I read somewhere that as a writer you should never give up the backstory of your character in the first few pages of the book because an interested reader doesn’t need to know it upfront. Part of the experience is taking the journey with the character and discovering. Lisa Moore does a good job of following this in February. As the story unfolds, we are given a glimpse into the life of Helen O’Mara – a fifty six year old widow and mother of four – who has spent the last 25 years of her life coping with the drowning of her husband in the Ocean Ranger oil rig disaster, using the best way she knows how: by avoidance. But it is obvious that Cal is far from her daily thoughts, constantly seeping into her subconscious.There is a bit of oversentimentality in Moore’s writing. It takes a bit of back and forth, and half of the pages in the novel to realize that this is not a plot-driven story. Perhaps Richard Wagamese’s captivating Indian Horse was still dominant in my mind as I plunged into reading my next Canada Reads book February. However, once I realized the differentiating style of writing, I was able to appreciate how beautifully Moore takes us through Helen’s life in a backwards and forwards symbolic journey that makes it more impactful than if it had flowed linearly in a chronological manner. You can’t help but be thrust into the novel and engaged in the character.It is intriguing how effortlessly Lisa Moore helps us to get into Helen’s mind with constant snippets of information about what she’s thinking, how she’s feeling, and the ghosts of her past she’s trying to forget, and remember at the same time. The tie in to the real sinking of the Ocean Ranger off the coast of Newfoundland in the 1980s is brilliantly done, with well-scripted writing highlighting the business of oil and the safety protocols employed by these companies. You can help but feel a bit angered as they talk about acceptable levels of risk and ask the public to consider the overall good to be achieved. At the end of the day, all they really care about is profit. “There is a culture of safety…that was detrimental to efficiency. That’s what we wanted to trim.”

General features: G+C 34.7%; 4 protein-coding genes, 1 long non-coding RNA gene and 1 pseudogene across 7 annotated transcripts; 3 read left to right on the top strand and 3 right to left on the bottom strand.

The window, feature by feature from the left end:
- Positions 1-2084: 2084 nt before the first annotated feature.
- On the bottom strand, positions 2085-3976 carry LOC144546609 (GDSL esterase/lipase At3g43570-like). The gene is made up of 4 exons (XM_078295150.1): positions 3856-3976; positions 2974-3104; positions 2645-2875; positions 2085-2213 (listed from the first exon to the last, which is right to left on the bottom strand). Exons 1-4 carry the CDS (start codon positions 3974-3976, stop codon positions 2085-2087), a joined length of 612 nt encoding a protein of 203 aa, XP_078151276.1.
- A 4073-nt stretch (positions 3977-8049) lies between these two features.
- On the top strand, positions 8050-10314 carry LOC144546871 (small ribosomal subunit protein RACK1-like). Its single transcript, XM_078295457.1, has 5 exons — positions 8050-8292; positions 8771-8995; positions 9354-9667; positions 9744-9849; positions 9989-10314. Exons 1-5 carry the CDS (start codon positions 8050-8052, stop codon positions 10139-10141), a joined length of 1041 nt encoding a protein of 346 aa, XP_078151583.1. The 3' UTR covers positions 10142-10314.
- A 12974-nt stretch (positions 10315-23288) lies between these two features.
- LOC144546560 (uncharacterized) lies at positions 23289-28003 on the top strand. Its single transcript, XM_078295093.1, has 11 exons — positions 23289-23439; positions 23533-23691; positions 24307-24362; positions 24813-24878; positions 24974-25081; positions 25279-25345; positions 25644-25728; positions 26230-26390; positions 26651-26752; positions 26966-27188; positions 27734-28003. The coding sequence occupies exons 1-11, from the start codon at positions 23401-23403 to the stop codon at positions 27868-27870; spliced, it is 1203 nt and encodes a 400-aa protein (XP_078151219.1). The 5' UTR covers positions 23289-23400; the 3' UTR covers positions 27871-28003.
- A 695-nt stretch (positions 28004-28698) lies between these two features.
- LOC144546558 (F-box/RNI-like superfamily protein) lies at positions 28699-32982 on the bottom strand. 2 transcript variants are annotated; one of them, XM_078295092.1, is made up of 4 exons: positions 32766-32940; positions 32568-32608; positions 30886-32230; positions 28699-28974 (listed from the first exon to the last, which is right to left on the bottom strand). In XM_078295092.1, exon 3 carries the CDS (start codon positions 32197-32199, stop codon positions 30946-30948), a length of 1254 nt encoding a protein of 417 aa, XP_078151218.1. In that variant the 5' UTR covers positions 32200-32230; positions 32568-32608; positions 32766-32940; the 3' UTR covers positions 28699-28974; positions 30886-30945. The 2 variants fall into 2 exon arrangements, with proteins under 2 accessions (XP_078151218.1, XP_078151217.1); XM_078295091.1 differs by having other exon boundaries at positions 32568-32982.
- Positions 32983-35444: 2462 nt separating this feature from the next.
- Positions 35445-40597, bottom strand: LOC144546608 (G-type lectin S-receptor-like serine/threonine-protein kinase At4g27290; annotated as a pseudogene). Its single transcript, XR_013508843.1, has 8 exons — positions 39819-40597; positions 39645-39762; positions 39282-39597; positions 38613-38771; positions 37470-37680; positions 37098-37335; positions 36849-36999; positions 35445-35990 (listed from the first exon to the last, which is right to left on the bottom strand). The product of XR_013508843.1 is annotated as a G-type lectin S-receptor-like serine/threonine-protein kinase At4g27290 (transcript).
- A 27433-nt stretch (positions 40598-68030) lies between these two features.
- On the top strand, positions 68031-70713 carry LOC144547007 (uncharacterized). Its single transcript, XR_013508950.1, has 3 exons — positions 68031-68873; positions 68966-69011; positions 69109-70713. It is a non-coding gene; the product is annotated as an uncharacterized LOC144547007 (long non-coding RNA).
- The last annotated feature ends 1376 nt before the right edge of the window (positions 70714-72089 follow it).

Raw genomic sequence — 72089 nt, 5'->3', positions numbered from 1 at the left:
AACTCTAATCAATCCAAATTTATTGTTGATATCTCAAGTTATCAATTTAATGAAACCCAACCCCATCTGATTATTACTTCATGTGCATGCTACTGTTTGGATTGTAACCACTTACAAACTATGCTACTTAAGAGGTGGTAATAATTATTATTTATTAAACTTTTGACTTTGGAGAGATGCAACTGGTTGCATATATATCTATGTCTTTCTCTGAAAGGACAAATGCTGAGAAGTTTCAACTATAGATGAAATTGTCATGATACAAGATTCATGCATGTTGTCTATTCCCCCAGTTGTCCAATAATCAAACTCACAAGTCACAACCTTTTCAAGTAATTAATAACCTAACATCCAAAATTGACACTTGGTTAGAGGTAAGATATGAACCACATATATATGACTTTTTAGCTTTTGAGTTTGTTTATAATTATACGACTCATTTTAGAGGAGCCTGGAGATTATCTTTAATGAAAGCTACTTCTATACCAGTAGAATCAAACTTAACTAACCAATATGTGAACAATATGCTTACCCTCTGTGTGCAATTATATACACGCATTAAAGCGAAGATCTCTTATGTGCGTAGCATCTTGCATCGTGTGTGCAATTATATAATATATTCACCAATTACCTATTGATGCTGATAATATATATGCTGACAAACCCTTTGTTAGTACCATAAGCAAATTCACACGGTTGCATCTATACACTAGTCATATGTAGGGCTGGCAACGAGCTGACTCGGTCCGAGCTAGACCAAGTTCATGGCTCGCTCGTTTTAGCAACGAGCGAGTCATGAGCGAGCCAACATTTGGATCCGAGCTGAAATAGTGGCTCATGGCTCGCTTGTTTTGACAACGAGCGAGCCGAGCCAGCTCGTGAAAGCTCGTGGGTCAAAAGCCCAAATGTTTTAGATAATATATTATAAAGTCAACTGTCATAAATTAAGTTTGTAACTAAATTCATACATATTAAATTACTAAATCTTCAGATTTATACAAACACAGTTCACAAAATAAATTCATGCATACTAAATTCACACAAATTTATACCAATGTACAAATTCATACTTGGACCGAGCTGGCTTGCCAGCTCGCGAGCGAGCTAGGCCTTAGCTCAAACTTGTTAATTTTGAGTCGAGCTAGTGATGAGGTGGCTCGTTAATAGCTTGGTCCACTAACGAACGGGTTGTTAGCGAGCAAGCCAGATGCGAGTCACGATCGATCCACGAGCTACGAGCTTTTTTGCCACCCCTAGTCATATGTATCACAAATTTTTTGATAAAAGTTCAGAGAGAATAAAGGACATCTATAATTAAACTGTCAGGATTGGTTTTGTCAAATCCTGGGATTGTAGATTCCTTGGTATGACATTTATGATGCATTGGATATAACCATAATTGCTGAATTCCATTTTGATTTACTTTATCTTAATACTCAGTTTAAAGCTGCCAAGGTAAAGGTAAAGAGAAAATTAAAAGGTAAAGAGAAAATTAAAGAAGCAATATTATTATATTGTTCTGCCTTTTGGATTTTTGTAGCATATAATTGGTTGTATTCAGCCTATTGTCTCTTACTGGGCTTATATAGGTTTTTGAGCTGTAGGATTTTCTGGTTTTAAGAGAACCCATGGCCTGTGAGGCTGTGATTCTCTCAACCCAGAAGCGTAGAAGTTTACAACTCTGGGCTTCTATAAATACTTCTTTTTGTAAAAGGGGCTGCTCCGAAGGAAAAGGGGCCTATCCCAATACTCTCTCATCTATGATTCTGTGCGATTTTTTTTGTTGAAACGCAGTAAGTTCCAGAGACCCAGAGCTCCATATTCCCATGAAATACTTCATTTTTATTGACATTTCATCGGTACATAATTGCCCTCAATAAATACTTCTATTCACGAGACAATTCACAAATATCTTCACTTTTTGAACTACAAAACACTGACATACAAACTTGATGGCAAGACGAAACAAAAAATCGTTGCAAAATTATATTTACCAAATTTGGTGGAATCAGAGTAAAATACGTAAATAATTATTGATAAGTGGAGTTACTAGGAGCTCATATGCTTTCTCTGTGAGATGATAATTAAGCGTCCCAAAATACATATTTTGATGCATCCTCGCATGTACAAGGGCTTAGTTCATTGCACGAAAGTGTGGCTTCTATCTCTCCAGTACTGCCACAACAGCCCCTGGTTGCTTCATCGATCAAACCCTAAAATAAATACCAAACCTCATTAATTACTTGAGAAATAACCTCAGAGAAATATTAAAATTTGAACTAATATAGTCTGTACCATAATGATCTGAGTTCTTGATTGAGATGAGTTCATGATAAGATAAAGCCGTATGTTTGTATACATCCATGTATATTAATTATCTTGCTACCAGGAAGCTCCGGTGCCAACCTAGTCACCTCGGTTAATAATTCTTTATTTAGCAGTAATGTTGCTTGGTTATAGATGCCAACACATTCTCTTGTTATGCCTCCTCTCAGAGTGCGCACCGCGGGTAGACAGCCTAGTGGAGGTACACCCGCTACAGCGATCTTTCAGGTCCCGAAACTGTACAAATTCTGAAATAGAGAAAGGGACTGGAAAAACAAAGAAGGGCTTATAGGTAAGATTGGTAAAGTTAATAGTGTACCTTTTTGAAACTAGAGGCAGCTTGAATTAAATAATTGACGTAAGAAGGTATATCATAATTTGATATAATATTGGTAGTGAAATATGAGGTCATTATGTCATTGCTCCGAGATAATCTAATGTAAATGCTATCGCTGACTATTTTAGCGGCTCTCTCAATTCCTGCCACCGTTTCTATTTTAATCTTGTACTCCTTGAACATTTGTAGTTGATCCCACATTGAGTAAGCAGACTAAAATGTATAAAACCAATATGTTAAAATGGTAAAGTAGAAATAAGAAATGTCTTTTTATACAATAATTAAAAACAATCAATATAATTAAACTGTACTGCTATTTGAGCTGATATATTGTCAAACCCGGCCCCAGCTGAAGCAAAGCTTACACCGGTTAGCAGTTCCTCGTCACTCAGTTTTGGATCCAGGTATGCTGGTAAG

“Water has a single imperative. Every drop is hurling itself towards itself always. All water wants is to eat out its own stomach. It flushes through itself and becomes heavier and faster and it plows on, even when remaining still.”
“No man would ever survive the North Atlantic for more than five minutes without a
survival suit that fit probably, even if he could swim. And the chances of surviving a
helicopter crash, even with the suit, were next to nothing. Every man knew that. They
all knew. But each man ever to set foot on an oil rig had to kick his way out of a
simulated helicopter crash if he wanted to keep his job.”
What would have been nice to see in February is more character development of Helen’s three daughters in the book. We get a brief mention of their names and the trouble they get into during their adolescent years. But Helen doesn’t seem to bat an eye towards their teenage rebellions, occasionally even playing up the notion in her head that she thinks she has a good relationship with her daughters because she is always honest with them. But that’s where it ends. We are eager to know a bit more about them, how they came to terms with their father’s death, and of their relationship with their mother. We need a bit of convincing to understand this “close-knit” family. Nonetheless, Helen’s son John has a significant part as the secondary character in February, and we do get to see him grow up in the shadow of his mother’s grief.